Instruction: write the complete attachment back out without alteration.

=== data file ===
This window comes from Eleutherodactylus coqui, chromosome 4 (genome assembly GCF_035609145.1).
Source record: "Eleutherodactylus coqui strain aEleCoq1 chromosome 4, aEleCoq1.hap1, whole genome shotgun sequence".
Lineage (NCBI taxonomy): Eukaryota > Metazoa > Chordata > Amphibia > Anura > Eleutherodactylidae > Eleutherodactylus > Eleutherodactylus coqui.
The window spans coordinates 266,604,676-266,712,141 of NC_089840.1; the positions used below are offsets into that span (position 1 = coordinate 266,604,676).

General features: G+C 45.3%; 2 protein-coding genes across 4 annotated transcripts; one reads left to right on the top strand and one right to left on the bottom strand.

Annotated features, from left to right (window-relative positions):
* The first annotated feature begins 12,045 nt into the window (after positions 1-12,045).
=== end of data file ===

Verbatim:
This window comes from Eleutherodactylus coqui, chromosome 4 (genome assembly GCF_035609145.1).
Source record: "Eleutherodactylus coqui strain aEleCoq1 chromosome 4, aEleCoq1.hap1, whole genome shotgun sequence".
Lineage (NCBI taxonomy): Eukaryota > Metazoa > Chordata > Amphibia > Anura > Eleutherodactylidae > Eleutherodactylus > Eleutherodactylus coqui.
The window spans coordinates 266,604,676-266,712,141 of NC_089840.1; the positions used below are offsets into that span (position 1 = coordinate 266,604,676).

General features: G+C 45.3%; 2 protein-coding genes across 4 annotated transcripts; one reads left to right on the top strand and one right to left on the bottom strand.

Annotated features, from left to right (window-relative positions):
* The first annotated feature begins 12,045 nt into the window (after positions 1-12,045).